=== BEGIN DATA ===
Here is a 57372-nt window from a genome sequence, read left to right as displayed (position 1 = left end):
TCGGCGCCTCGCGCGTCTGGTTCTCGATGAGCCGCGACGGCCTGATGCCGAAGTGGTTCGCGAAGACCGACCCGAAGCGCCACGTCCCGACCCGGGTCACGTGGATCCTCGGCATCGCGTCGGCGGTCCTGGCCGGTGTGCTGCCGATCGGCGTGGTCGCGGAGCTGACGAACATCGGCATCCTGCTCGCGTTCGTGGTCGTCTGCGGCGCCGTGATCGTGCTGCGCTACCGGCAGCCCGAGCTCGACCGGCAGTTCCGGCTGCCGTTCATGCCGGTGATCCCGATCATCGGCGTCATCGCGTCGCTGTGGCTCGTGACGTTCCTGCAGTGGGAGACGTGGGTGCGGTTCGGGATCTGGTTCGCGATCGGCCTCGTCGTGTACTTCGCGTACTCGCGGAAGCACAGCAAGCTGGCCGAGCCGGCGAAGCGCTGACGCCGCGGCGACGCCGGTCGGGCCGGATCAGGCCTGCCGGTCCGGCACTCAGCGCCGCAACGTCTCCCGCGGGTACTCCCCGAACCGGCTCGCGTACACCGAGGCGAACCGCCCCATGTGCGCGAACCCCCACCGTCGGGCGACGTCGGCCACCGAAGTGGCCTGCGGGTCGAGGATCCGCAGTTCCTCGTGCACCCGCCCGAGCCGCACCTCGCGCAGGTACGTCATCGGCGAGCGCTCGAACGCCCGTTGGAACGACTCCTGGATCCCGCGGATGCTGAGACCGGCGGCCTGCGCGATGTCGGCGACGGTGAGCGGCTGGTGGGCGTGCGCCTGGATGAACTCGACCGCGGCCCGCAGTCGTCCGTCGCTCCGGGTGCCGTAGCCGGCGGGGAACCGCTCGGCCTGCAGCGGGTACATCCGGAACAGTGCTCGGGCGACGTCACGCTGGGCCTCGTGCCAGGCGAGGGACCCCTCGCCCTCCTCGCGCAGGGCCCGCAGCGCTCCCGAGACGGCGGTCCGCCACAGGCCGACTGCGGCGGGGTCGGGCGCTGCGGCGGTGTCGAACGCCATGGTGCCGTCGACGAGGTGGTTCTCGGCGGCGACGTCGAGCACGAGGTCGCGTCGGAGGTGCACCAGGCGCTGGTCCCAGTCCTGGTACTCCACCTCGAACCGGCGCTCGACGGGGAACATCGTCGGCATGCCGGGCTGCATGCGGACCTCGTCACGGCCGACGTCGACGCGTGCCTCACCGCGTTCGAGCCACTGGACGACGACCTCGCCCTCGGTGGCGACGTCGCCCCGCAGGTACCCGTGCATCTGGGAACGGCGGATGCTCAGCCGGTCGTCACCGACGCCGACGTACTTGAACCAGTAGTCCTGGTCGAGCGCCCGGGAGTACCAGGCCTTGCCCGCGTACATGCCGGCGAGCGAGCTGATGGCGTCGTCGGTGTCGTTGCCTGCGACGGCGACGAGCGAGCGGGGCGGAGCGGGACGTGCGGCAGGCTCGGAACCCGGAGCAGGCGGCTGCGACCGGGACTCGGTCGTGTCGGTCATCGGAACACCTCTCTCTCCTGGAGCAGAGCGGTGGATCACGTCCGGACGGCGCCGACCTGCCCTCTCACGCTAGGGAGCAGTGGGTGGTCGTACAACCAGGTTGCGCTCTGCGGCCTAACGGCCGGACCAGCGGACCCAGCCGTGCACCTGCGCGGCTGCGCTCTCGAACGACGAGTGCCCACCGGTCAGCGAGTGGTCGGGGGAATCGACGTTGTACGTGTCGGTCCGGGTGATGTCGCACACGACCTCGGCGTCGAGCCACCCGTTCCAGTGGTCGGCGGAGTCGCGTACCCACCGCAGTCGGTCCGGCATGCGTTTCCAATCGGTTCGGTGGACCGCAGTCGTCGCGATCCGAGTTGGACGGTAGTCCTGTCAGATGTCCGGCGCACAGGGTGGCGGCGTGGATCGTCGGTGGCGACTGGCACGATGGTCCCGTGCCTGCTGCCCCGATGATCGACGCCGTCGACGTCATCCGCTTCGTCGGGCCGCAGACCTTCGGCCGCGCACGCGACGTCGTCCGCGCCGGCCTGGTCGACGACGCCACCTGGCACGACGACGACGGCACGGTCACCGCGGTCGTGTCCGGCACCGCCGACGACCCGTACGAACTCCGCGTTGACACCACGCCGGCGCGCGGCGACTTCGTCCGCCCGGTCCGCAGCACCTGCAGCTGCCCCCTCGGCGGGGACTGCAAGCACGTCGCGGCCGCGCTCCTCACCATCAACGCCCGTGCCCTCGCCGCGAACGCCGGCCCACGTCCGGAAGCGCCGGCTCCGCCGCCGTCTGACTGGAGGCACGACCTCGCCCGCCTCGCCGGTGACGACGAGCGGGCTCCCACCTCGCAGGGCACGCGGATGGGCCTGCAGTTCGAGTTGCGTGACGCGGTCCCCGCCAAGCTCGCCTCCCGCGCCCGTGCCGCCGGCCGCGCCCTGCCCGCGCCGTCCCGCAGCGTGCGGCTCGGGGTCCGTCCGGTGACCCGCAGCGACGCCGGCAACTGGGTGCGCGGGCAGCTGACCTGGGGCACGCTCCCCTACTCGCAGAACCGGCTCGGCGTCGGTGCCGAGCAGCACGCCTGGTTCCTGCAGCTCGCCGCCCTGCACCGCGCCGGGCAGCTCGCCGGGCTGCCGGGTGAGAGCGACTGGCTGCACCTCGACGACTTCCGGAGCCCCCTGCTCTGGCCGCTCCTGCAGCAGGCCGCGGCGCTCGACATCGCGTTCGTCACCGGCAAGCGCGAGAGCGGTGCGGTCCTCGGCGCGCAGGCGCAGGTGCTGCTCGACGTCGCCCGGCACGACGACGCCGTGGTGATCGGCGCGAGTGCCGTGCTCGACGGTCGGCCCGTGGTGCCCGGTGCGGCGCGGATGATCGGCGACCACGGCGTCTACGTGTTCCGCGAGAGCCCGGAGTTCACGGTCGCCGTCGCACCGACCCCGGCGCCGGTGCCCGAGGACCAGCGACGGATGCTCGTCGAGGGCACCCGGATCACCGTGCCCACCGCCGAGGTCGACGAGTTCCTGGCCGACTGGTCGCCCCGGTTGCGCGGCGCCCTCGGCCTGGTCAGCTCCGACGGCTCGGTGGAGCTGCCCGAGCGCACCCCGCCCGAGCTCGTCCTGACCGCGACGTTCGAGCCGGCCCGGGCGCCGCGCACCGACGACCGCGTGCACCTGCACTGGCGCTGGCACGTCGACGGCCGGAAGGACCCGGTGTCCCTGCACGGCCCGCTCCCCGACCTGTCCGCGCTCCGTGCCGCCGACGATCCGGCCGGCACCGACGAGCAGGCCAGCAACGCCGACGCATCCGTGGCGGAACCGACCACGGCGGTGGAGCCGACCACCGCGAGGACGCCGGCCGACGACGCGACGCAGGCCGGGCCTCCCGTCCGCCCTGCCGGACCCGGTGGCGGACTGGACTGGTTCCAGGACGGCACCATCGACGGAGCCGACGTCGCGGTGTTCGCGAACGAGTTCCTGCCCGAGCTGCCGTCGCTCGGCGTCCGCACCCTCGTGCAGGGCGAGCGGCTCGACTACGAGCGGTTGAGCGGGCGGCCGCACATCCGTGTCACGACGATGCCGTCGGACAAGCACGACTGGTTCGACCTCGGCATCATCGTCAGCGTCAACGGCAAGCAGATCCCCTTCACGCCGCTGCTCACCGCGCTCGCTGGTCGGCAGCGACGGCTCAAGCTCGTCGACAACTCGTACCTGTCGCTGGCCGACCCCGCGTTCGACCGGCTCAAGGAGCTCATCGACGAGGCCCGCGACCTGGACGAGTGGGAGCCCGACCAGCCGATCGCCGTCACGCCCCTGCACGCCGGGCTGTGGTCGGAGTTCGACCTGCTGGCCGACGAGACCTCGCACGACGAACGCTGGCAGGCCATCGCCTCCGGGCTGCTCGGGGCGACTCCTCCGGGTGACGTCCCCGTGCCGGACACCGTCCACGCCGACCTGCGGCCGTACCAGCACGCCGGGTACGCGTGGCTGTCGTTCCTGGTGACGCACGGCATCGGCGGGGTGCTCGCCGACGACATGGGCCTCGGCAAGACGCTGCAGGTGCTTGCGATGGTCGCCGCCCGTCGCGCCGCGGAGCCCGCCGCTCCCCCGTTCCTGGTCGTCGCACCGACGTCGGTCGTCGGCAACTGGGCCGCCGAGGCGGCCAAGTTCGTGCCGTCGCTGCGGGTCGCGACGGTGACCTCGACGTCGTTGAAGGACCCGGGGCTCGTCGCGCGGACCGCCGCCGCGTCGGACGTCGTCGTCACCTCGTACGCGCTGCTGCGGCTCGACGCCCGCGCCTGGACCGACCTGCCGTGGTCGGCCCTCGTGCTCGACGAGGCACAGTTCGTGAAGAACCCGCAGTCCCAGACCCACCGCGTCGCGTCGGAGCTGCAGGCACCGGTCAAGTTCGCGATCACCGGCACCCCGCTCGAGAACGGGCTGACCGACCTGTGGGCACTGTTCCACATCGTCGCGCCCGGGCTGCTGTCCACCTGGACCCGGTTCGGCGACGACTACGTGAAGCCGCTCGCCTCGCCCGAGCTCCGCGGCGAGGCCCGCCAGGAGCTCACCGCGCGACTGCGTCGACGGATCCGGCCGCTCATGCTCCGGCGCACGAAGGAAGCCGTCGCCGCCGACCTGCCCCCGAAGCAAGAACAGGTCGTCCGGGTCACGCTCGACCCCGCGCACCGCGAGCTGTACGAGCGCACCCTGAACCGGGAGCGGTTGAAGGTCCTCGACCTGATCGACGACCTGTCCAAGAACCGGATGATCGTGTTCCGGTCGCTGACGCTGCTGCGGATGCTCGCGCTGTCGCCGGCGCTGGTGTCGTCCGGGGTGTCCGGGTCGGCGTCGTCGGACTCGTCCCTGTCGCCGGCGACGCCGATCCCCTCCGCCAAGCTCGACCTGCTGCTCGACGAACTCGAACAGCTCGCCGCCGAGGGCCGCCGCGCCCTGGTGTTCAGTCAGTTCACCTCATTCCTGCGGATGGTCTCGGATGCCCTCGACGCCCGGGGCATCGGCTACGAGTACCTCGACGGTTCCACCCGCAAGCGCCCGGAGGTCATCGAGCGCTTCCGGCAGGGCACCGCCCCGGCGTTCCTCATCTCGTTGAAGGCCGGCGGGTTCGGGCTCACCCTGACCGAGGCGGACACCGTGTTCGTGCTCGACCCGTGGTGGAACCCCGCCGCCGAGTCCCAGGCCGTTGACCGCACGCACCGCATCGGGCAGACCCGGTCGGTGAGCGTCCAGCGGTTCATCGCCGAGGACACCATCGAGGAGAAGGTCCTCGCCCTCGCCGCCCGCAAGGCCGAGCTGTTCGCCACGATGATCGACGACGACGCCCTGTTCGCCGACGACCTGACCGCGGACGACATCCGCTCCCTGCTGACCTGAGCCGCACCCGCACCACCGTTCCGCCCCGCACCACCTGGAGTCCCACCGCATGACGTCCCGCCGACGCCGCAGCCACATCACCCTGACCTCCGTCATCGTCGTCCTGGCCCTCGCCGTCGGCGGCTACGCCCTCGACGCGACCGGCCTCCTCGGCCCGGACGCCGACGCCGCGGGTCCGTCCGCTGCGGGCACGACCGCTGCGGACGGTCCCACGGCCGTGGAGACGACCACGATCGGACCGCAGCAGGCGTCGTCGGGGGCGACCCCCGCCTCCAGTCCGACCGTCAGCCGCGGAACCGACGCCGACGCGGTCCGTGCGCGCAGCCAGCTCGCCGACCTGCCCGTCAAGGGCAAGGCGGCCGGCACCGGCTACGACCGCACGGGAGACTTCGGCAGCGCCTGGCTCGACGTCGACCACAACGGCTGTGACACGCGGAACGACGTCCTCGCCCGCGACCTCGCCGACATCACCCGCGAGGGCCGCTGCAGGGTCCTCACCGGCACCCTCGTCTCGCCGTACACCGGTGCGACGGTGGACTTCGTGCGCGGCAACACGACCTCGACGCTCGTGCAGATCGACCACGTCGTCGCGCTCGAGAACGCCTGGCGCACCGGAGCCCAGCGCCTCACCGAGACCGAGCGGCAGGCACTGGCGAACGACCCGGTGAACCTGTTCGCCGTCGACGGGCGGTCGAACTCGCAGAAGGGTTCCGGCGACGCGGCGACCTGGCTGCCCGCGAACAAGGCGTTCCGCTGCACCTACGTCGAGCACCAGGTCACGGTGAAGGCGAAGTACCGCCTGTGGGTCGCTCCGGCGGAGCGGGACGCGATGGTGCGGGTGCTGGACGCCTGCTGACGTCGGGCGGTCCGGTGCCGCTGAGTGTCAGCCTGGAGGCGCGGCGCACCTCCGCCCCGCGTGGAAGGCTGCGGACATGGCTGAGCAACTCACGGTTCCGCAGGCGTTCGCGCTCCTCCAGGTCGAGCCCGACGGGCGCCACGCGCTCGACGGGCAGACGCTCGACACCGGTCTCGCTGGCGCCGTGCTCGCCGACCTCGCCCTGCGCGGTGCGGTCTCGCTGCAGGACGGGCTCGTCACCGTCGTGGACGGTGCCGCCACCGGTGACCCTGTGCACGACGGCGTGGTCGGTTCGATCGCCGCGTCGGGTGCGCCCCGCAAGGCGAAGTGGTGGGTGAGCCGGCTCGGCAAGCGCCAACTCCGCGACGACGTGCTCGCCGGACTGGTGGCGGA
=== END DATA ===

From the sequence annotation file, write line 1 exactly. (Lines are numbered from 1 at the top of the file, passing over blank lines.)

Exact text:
Here is a 57372-nt window from a genome sequence, read left to right as displayed (position 1 = left end):